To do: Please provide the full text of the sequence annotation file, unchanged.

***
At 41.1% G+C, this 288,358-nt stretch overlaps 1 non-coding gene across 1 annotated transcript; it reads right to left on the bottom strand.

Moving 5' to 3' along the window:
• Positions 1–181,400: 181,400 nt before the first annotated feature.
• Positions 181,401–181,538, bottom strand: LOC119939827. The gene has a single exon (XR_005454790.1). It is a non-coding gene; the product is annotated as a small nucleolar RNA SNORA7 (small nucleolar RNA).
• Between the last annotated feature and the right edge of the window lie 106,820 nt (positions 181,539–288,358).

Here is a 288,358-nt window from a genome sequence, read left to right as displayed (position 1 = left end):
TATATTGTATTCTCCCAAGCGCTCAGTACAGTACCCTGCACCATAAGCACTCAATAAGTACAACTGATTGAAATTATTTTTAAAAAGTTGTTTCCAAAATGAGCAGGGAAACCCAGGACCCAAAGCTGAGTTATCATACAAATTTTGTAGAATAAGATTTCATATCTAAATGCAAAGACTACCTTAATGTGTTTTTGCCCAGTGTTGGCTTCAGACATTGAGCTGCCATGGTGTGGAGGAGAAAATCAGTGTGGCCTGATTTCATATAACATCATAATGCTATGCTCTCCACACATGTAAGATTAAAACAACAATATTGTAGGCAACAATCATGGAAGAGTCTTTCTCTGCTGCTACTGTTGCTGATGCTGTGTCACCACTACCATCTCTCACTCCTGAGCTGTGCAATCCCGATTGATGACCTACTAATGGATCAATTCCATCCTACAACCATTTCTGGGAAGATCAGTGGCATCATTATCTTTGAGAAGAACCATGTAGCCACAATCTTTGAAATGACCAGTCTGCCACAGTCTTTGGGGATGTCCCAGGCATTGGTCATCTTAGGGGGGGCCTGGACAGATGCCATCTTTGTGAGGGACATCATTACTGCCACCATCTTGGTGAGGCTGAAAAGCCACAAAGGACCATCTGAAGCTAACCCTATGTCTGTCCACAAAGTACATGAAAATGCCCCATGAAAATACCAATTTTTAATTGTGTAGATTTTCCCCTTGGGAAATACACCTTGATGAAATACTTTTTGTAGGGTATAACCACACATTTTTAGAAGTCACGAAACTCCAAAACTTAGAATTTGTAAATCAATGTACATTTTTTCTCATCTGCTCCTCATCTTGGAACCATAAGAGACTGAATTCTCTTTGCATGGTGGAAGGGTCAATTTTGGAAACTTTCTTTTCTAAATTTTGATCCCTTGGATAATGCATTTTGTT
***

At 41.1% G+C, this 288,358-nt stretch overlaps 1 non-coding gene across 1 annotated transcript; it reads right to left on the bottom strand.

Moving 5' to 3' along the window:
• Positions 1–181,400: 181,400 nt before the first annotated feature.
• Positions 181,401–181,538, bottom strand: LOC119939827. The gene has a single exon (XR_005454790.1). It is a non-coding gene; the product is annotated as a small nucleolar RNA SNORA7 (small nucleolar RNA).
• Between the last annotated feature and the right edge of the window lie 106,820 nt (positions 181,539–288,358).

Here is a 288,358-nt window from a genome sequence, read left to right as displayed (position 1 = left end):
TATATTGTATTCTCCCAAGCGCTCAGTACAGTACCCTGCACCATAAGCACTCAATAAGTACAACTGATTGAAATTATTTTTAAAAAGTTGTTTCCAAAATGAGCAGGGAAACCCAGGACCCAAAGCTGAGTTATCATACAAATTTTGTAGAATAAGATTTCATATCTAAATGCAAAGACTACCTTAATGTGTTTTTGCCCAGTGTTGGCTTCAGACATTGAGCTGCCATGGTGTGGAGGAGAAAATCAGTGTGGCCTGATTTCATATAACATCATAATGCTATGCTCTCCACACATGTAAGATTAAAACAACAATATTGTAGGCAACAATCATGGAAGAGTCTTTCTCTGCTGCTACTGTTGCTGATGCTGTGTCACCACTACCATCTCTCACTCCTGAGCTGTGCAATCCCGATTGATGACCTACTAATGGATCAATTCCATCCTACAACCATTTCTGGGAAGATCAGTGGCATCATTATCTTTGAGAAGAACCATGTAGCCACAATCTTTGAAATGACCAGTCTGCCACAGTCTTTGGGGATGTCCCAGGCATTGGTCATCTTAGGGGGGGCCTGGACAGATGCCATCTTTGTGAGGGACATCATTACTGCCACCATCTTGGTGAGGCTGAAAAGCCACAAAGGACCATCTGAAGCTAACCCTATGTCTGTCCACAAAGTACATGAAAATGCCCCATGAAAATACCAATTTTTAATTGTGTAGATTTTCCCCTTGGGAAATACACCTTGATGAAATACTTTTTGTAGGGTATAACCACACATTTTTAGAAGTCACGAAACTCCAAAACTTAGAATTTGTAAATCAATGTACATTTTTTCTCATCTGCTCCTCATCTTGGAACCATAAGAGACTGAATTCTCTTTGCATGGTGGAAGGGTCAATTTTGGAAACTTTCTTTTCTAAATTTTGATCCCTTGGATAATGCATTTTGTT